All this “love the sinner, hate the sin” talk is just a pretty, painted, cheap facade nailed overtop a destructive, hateful, hurtful expression of fear, allowed to be called Religion.

It’s not fooling the LGBT community who receive the damage daily; who are driven to the very brink of hope (and many times well beyond it) by people claiming to follow Jesus; professing faith in a God of love, while speaking and doing violence to them.

It’s not fooling the Christian families and friends of those who love LGBT people; who’ve watched them be overtaken by a cancer of self-hatred and shame that doesn’t come from God, but from God’s people.

It’s not fooling many of the people sitting in our churches; those whose questions are growing louder and more clear and more frequent by the day.

Most importantly, it’s not fooling God; who sees those callous hearts hidden beneath the veneer of sweet and flowery words of “love for all people”, while treating the LGBT community as disqualified contestants, ineligible to receive that love.

Maybe it’s not fooling you either and maybe it’s time you said so.

This is not a theological debate, it’s simply an invitation.

This message isn’t to the believer who feels Biblically justified in condemning a child or excluding a teen or persecuting an adult or shunning anyone for their sexuality. This message is for those within the Church whose love for Christ and whose personal faith convictions ensure that they no longer can.

I have no desire to, nor will I argue or debate with those who believe that God is perfectly OK with the depression, cutting, suicide, addiction, isolation, and hopelessness that the Church is actively sowing into LGBT people’s lives, but I am challenging you followers of Jesus, who are very much not-OK with it and who believe the same of God.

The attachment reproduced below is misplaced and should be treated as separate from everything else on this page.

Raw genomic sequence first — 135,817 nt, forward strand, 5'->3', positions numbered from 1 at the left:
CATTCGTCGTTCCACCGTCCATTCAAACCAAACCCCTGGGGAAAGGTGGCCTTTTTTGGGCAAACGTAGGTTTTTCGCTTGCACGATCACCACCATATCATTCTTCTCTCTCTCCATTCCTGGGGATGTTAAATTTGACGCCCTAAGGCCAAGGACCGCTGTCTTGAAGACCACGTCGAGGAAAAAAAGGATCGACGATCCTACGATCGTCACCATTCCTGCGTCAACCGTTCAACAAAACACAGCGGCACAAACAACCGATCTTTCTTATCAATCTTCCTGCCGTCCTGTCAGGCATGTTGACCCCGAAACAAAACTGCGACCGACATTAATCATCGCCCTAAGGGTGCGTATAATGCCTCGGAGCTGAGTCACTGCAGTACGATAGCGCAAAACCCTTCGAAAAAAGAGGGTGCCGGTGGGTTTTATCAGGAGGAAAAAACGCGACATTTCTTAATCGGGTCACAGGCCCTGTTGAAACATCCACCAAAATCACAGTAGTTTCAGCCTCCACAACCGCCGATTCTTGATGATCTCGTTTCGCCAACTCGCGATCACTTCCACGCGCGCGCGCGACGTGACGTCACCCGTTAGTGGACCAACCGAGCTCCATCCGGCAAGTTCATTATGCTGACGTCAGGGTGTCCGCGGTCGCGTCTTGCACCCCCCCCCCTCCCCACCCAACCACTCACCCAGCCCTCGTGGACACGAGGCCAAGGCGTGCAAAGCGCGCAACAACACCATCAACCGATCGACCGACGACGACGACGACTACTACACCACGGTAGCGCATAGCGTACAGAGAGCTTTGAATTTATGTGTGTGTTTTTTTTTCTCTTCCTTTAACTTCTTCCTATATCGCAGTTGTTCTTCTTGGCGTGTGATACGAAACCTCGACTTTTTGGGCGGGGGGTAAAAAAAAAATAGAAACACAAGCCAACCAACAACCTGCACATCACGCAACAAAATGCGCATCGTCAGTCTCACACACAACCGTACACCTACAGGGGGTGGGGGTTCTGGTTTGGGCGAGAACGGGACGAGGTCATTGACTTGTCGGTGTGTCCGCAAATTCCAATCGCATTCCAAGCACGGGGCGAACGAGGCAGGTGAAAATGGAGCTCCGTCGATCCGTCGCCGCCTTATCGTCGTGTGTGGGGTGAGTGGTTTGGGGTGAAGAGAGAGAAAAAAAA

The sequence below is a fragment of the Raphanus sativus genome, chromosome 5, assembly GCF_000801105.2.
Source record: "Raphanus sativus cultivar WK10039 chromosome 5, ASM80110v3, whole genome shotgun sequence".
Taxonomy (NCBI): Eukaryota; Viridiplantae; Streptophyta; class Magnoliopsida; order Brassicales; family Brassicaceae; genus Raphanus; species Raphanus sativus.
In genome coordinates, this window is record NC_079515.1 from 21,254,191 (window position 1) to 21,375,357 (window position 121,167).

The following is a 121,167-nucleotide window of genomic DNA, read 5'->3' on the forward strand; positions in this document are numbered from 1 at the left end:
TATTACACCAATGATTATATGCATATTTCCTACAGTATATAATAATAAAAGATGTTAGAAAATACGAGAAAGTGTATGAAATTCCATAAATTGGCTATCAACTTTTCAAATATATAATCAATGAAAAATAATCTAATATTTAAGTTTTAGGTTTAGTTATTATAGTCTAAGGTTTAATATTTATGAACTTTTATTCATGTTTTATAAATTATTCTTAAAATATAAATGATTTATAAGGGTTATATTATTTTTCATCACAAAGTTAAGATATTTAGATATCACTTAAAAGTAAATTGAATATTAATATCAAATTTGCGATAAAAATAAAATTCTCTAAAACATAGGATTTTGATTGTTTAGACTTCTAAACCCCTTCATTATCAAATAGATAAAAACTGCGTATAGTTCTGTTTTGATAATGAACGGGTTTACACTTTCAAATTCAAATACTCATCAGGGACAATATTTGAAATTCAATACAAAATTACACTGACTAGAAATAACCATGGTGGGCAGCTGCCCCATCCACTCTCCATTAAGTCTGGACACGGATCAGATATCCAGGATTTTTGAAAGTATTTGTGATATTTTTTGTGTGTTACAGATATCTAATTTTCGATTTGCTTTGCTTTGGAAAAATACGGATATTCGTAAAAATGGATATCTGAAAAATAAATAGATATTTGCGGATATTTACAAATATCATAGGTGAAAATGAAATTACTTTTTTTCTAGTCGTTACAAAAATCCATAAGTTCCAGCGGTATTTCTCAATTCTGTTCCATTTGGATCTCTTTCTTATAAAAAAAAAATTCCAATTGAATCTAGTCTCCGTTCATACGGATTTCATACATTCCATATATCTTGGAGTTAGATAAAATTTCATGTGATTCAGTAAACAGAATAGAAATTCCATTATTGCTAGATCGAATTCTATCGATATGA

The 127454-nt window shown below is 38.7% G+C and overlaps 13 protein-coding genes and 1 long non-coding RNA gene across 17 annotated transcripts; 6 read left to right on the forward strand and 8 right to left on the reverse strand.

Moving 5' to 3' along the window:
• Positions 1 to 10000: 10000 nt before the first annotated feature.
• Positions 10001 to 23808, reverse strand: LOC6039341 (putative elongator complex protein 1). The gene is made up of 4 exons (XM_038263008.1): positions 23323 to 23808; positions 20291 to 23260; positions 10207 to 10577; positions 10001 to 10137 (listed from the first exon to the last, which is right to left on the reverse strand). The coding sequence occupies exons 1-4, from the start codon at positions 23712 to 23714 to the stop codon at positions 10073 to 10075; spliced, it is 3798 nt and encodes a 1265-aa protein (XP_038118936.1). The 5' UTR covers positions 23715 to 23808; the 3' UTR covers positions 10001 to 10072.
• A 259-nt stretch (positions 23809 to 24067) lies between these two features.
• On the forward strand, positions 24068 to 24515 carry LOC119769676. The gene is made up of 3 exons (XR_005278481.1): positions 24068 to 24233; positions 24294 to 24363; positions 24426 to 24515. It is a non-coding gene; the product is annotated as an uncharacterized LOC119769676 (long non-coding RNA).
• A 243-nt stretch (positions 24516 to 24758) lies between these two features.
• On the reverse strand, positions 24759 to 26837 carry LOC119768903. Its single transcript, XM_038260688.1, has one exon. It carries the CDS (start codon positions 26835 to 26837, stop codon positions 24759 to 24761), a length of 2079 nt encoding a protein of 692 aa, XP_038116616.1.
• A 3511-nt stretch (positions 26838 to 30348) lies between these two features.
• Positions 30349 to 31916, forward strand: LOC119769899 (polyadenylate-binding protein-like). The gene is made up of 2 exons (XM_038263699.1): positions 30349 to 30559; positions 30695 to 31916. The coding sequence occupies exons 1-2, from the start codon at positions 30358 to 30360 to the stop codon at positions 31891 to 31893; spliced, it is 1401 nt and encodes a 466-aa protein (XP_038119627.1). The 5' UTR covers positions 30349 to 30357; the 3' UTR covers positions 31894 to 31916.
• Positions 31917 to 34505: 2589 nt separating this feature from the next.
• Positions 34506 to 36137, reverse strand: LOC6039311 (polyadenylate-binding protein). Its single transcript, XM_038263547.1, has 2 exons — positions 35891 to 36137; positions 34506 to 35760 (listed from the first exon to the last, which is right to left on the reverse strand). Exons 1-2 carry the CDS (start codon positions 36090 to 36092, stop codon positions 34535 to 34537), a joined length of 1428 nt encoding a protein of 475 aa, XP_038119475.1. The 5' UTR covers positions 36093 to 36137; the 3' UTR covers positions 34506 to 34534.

I’m asking you to speak; to bravely use your “outside voices” and ask all of the questions that you share with me in secret and hold in solitude; to challenge your pastors, parents, coworkers, cousins, friends, and churches to be accountable for the collateral damage of our theology on sexuality.

I’m asking you to publicly state your conscientious objection to joining the vicious, unprovoked, one-sided war the Church has been so very willing to wage on the LGBT community; from pulpits, through politics, and across picket lines.

I’m asking you to bring your feelings fully to the light in your small groups, family dinners, ministry teams, and social media profiles, where your voice matters and where it has power to start conversations and to give life.

I’m asking you, straight Christian, to make the bold, costly, risky decision to stand with LGBT people in whatever way your personal faith calls you to, regardless of the cost.

Too many gay people have been abused for far too long in the name of Jesus, and too many of those people have lived miserably and have left too soon. That’s simply not acceptable.

Ultimately, the greatest evil is never the injustice that exists in our world but our silence in the face of it.

And incidentally, heterosexual Christian; this “coming out” that I’m inviting you to? It ain’t even in the same universe as what the LGBT community faces. For them, telling their hidden truth may cost them jobs and livelihoods and friends. They may be forced out of churches and social groups, and be subject to verbal, emotional and physical abuse that you and I will never understand or experience.